Cattle genetics aimed at beefing up environmental metrics
Key to greater efficiency lies in selection for reproductive traits as well as growth
Cattle are responsible for 18 per cent of greenhouse gas emissions globally but in Ireland they are responsible for 33 per cent, says Teagasc research officer Dr Donagh Berry. Photograph: David Sleator
Important work carried out by Teagasc and the Irish Cattle Breeding Federation on genomic selection for beef cattle in Ireland could have a very positive impact on greenhouse gas emissions in this country.
The research has led to the development of a methodology to generate genomic proofs which can be used to improve the overall efficiency of cattle breeding, thereby reducing the overall environmental load of Ireland’s beef cattle.
“Cattle are big contributors to greenhouse gas emissions,” says Teagasc research officer Dr Donagh Berry. “They are ruminant animals and the bacteria in their digestive systems leads to the production of a lot of methane. Cattle are responsible for 18 per cent of greenhouse gas emissions globally but in Ireland they are responsible for 33 per cent.”
The higher level for Ireland is partly explained by the scale of the beef industry here. Ireland is the largest beef exporter in the northern hemisphere and the fourth largest in the world. That is naturally going to lead to an elevated proportion of greenhouse gas emissions from that source. Other factors come into play as well, however, and Berry’s work offers some solutions to them.
Part of the problem lies in an unintended consequence of selective cattle breeding over many years. “When we were breeding cattle we were selecting for bigger, more muscular animals,” Berry points out. “But this can impact negatively on other traits.”
According to Berry many Irish cows are termed as subfertile as a result of this practice. With the cow devoting much of her energy to growth and putting on more muscle mass there is a compensatory effect where less energy is devoted towards other aspects such as the reproductive system. “We have been indirectly breeding subfertile cows,” he adds.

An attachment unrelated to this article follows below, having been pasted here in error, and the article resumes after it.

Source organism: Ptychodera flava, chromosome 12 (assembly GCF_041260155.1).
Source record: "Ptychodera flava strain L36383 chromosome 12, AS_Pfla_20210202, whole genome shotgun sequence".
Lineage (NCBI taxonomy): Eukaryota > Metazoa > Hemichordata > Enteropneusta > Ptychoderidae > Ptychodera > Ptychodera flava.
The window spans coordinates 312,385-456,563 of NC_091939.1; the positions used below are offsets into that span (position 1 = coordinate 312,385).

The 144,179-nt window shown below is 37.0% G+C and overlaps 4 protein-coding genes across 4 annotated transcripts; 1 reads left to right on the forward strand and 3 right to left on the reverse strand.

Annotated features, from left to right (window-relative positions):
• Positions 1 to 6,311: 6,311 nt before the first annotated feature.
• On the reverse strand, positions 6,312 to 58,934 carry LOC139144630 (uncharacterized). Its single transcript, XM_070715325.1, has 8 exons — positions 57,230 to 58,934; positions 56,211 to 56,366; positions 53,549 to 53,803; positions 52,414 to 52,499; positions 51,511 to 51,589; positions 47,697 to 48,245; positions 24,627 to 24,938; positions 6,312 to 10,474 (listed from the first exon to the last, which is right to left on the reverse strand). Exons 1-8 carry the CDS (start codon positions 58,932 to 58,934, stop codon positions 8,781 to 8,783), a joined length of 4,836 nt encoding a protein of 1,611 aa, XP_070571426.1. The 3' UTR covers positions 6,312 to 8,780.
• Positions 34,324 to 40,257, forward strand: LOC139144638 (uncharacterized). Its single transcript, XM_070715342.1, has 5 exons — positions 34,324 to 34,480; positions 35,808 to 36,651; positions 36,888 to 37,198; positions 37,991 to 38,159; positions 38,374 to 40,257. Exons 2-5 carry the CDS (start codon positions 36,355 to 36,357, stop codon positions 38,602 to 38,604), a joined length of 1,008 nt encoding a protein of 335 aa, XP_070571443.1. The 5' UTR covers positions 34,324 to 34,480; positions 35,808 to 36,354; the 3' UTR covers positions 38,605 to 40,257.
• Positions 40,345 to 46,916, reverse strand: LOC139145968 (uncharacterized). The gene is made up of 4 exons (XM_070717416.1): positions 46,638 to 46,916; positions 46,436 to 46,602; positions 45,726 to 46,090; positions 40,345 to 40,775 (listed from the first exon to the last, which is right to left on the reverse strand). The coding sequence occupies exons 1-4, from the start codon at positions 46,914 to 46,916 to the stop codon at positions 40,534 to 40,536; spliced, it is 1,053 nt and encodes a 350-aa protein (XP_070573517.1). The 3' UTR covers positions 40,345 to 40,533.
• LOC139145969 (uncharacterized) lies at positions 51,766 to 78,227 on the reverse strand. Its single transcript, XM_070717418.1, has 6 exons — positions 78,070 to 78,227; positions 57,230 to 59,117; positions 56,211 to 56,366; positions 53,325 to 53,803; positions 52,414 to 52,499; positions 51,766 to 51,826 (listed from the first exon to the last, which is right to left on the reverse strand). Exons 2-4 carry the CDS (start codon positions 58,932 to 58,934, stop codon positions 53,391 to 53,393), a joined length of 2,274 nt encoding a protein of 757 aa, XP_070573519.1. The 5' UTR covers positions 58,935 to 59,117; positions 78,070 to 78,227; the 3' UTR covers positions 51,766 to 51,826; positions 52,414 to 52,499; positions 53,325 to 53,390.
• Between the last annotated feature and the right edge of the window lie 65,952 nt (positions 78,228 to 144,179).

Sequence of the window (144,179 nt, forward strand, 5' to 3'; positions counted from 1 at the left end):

At present a beef cow in Ireland produces 0.79 calves a year on average. “For the rest of the time they are standing around doing nothing and producing greenhouse gases. If you could get 10 per cent of a million cows to produce an additional calf, that would be 100,000 animals not just producing greenhouse gases and it would contribute to the economy as well.”
He also notes that beef cows at present calve for the first time at 36 months while cattle should normally be ready to produce their first calf at 24 months. Bringing forward this first calving would also contribute greatly to efficiency.
The key lies in selecting cows for reproductive traits as well as growth. But this can be a long-term and quite hit-and-miss process if done using traditional methods. Berry explains that while the parentage of an animal gives some guide to how its progeny will turn out there are no guarantees.
“For example, the variability or standard deviation of human height in a population is about seven centimetres. You would think that two tall parents would produce tall children but that is not necessarily the case. The standard deviation for their children is 5.6cm – not too far off that for the population as a whole.”
Testing at birth
The issue with cattle is that you have to wait two years to see how the progeny of a sire or dam perform and a bull might have been used to impregnate 30,000 cattle in that time. “It can take up to six years and a lot of money to figure out if a bull is good or not.”
And that’s even when the DNA profile of the bull is known. The key is to find out as soon as possible if the animal is passing on positive traits to the next generation. This means moving to testing the calves at birth. This allows for better decision-making at that time in terms of which animals are selected for fattening up for the market and which will be used for breeding in future.
Ireland is only the second country in the world after Australia to launch multi-breed genomic selection for beef cattle and the research has the potential to bring enormous benefits to Ireland’s beef sector. It was introduced to the dairy sector seven years ago and it is now used by 70 per cent of Ireland’s dairy farmers.
“It is estimated that it has produced €630 million in returns to the dairy sector since 2009 and we are hoping for something similar in the beef sector,” Berry says.